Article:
“They got all the way up to $25,000 and I'm sitting there, and I'm thinking, wow, some lucky teacher will go home with that money. And then, when they announced the name, and the camera and all eyes were on me, that's when I learned that I was the recipient of the award.” —Victoria Lightfoot
Victoria Lightfoot is a superstar educator. This past May, Victoria—a newly inducted A+ Fellow and an instructional coach at Millbrook Elementary, in Wake County—was awarded the Milken Educator Award. Known as the “Oscars” of teaching awards, this prestigious recognition comes with a $25,000 check, a trip to Los Angeles, and professional development support.
The Milken Educator Award targets early- to mid-career education professionals for their impressive achievements and, more significantly, for the promise of what they will accomplish in the future. There is no application or nomination process. The Milken Family Foundation takes pride in its ability to search the country for top-performing educators. Since 1987, it has made awards to more than 2,800 of them. This year, Victoria is one of 60 recipients nationwide recognized.
“Victoria is a creative, collaborative educator who has already shown that her experience and expertise are a great fit for our high-quality group of A+ Fellows,” said Michelle Burrows, A+ Schools Director. “We are thrilled that one of our A+ Fellows has now been honored for all of her accomplishments so far in the field of education. It’s wonderful that the Milken Foundation is valuing and inspiring educators through their awards.”
Victoria Lightfoot is a veteran elementary school teacher who built a reputation for implementing culturally relevant and arts-based pedagogies in her classrooms, techniques she was able to develop through her commitment to the A+ philosophy and to the arts. Surprisingly, Victoria almost didn’t attend college. “I was in anatomy physiology class, and my teacher said, ‘Victoria, what college are you going to?’ and I was just like, ‘Oh, I'm not going to college,’” Victoria said in a recent Zoom conversation. Surprised by her answer, her science teacher instructed her to research up to three universities she was interested in and promised to check back in. “I was thinking, yeah, lady, you don't know my home life. You don't know my background. You don't know that my family can't afford it,” Victoria said. Within a few weeks, though, Victoria was offered a full scholarship to Slippery Rock University, in Slippery Rock, Pennsylvania, to become a teacher. Although becoming a teacher wasn’t in her plans or a childhood dream as it was for many educators, the trajectory of her career path from the beginning tells her that she was called to teach. At the time she had that conversation with her science teacher, she was the first student in the Youngstown, Ohio, city school system to sit on the board of education. “When the scholarship was offered, I thought, oh, that'll be great. That aligns with what I'm already doing,” Victoria said. In her new role as an instructional coach, Victoria works directly with K-5 teachers, observing lessons and providing feedback for ideas and strategies that they can implement in their classrooms.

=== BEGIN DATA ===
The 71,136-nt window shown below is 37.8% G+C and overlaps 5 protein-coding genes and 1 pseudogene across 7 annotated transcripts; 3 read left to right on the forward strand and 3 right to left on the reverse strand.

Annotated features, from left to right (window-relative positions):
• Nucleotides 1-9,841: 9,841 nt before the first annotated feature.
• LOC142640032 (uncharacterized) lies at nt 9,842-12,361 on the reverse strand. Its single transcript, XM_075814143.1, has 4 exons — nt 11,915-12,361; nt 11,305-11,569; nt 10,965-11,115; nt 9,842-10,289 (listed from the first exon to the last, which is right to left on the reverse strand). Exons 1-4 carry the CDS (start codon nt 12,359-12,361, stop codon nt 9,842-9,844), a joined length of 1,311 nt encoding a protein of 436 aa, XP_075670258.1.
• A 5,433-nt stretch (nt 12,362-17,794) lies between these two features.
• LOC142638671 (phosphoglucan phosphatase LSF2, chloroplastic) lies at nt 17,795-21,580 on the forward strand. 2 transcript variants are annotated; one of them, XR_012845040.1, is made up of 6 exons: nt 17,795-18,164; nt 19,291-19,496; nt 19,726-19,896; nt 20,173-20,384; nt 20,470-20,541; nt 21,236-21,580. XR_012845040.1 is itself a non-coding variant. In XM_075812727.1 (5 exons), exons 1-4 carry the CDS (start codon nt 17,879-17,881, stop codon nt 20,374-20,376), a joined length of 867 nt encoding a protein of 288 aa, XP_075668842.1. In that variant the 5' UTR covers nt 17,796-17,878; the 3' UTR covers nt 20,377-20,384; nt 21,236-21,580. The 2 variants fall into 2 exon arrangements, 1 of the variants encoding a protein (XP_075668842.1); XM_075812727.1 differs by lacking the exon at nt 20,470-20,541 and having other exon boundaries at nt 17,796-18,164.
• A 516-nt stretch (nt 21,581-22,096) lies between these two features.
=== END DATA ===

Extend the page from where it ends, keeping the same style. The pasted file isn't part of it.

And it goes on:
It wasn’t long before Victoria’s professors noticed that teaching and engaging with others came naturally to her. At Slippery Rock, she earned a Bachelor of Science degree in elementary education in 2010 and a master’s degree in K-8 math and science in 2014. Over the course of her 12-year career at various schools, Victoria has been nominated for the A+ Educator of the Year award and she received nominations for Teacher of the Year twice.
In addition to being honored by the Milken Foundation for her exemplary educational accomplishments, as one of A+ Schools of North Carolina’s newest cohort of A+ Fellows, Victoria will provide professional development training for the network of A+ schools and partner organizations. In thinking about her work as a new A+ Fellow with A+ Schools of North Carolina, Victoria expressed her excitement about working with teachers and facilitating professional development through the arts. “I really enjoy showing other educators strategies, tips, and techniques that can assist in providing meaningful, rigorous, relevant instruction,” she said.
Established in North Carolina in 1995, the A+ Schools Program is the longest-running, arts-based whole-school reform model in the nation and a signature program of the North Carolina Arts Council. A+ Schools develop a creative culture in which the state's mandated curriculum is taught through collaboration and multi-discipline integration, with the arts continuously woven into every child's learning experience.
Acknowledging that she is a lifelong learner, Victoria said she takes her inspiration from Michelle Obama. “When people ask us what do we want to be we say one thing, but we can be many things,” she said. “And so when I think about the future, I see many things. I could see myself being a principal at some point. I can see myself as a professor. I can even see myself maybe being on a board of education—maybe a superintendent. The possibilities are endless.”